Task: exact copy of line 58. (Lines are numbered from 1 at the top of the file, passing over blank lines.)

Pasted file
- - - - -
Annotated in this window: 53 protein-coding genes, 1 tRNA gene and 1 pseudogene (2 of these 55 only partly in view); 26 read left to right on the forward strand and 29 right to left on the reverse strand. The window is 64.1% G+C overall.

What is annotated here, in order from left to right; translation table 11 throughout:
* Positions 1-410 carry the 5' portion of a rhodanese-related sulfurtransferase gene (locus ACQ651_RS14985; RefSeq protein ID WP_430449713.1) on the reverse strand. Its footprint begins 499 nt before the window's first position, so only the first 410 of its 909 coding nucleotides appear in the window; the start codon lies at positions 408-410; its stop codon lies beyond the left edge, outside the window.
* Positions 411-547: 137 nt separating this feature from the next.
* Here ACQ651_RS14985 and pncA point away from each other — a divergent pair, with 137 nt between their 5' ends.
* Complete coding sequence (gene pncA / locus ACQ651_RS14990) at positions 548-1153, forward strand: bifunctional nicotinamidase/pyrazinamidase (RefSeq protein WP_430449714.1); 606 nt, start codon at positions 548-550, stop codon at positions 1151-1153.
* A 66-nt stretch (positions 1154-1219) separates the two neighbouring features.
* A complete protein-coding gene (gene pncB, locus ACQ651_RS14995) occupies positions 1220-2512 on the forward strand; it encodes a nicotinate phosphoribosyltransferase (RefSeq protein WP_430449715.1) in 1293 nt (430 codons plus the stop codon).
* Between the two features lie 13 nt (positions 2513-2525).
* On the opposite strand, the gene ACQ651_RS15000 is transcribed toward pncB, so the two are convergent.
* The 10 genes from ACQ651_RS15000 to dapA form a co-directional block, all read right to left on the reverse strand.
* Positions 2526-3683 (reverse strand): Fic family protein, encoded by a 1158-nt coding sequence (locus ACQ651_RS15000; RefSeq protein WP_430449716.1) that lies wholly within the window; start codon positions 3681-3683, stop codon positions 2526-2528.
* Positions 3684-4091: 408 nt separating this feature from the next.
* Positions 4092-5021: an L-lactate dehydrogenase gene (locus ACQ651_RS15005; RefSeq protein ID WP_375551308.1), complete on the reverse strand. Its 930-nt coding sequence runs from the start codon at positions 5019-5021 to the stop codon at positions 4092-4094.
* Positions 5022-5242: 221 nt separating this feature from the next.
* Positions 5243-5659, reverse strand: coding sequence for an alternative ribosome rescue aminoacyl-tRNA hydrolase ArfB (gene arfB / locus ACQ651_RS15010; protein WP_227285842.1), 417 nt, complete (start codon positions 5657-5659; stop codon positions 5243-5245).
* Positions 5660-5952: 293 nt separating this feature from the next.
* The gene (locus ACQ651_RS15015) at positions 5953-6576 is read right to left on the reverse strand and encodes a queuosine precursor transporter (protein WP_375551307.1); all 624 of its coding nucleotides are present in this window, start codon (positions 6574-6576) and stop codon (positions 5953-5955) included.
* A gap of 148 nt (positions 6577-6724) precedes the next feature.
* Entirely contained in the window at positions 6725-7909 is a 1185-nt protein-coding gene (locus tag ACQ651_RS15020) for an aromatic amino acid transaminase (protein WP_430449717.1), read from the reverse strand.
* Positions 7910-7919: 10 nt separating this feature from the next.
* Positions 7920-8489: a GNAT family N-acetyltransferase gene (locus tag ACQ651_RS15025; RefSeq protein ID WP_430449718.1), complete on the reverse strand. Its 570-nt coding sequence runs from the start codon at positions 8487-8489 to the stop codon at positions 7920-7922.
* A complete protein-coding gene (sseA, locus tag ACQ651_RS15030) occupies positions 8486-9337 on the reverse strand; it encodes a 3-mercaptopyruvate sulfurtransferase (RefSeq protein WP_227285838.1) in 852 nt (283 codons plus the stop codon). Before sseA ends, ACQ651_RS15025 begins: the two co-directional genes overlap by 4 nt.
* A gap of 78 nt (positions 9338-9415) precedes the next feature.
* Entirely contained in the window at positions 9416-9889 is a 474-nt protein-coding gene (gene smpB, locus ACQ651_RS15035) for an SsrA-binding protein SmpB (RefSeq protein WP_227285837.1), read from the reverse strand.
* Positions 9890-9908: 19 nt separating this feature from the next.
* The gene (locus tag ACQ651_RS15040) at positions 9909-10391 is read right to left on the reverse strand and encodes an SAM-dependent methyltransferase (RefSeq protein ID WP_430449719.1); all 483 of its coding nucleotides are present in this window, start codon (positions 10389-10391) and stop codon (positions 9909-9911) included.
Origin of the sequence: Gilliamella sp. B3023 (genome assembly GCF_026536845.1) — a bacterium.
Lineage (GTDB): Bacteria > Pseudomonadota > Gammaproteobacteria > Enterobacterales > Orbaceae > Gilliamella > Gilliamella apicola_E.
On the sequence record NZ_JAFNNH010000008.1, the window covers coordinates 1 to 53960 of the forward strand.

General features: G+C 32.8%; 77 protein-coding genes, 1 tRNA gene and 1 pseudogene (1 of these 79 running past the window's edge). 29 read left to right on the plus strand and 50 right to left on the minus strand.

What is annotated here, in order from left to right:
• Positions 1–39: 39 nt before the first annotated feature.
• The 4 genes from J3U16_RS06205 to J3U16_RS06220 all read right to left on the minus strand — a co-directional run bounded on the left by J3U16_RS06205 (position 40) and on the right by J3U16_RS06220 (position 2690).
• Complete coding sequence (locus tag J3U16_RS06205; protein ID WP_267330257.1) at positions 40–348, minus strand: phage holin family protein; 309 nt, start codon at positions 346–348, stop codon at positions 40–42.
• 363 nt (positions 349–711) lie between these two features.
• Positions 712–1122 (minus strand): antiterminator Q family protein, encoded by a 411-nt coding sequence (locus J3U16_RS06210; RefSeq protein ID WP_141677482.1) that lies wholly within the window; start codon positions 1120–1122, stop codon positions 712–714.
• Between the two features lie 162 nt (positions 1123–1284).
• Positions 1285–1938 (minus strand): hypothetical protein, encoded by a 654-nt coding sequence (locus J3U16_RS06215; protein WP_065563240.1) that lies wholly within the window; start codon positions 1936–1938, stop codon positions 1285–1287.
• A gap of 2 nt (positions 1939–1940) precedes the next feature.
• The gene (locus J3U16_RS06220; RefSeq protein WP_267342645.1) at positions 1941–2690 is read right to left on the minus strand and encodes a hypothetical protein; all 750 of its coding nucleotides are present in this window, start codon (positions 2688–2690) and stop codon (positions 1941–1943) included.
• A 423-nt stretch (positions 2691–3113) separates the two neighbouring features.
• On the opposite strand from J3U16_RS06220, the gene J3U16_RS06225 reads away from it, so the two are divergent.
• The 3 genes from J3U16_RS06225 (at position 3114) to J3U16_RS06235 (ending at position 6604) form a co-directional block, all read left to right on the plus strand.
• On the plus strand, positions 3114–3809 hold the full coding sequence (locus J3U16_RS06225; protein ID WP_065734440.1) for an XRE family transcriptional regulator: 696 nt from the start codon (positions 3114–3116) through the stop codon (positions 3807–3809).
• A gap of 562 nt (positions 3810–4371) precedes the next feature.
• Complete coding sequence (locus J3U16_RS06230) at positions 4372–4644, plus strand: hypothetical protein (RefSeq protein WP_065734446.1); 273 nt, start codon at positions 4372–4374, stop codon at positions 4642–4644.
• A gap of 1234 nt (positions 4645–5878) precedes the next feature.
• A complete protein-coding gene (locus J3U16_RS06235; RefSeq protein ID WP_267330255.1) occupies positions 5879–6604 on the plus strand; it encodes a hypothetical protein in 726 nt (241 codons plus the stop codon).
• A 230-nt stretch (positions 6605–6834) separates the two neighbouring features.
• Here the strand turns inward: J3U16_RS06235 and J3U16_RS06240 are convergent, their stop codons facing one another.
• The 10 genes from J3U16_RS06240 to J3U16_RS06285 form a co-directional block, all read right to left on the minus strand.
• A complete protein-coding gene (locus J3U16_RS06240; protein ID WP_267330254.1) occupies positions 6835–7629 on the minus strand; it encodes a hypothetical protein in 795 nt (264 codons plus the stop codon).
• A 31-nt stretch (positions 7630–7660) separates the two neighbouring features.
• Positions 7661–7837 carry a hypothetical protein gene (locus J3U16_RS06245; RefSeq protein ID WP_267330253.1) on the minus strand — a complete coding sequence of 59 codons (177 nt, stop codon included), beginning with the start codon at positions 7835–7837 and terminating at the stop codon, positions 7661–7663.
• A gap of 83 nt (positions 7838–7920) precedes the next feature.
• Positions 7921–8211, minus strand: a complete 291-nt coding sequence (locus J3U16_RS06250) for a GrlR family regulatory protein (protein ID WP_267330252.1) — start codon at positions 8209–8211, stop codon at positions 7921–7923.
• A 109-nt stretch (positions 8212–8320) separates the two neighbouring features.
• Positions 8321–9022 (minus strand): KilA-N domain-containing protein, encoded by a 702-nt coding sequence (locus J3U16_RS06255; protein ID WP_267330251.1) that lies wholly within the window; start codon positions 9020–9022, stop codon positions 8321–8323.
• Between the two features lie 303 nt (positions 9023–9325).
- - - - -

• A 109-nt stretch (positions 8212–8320) separates the two neighbouring features.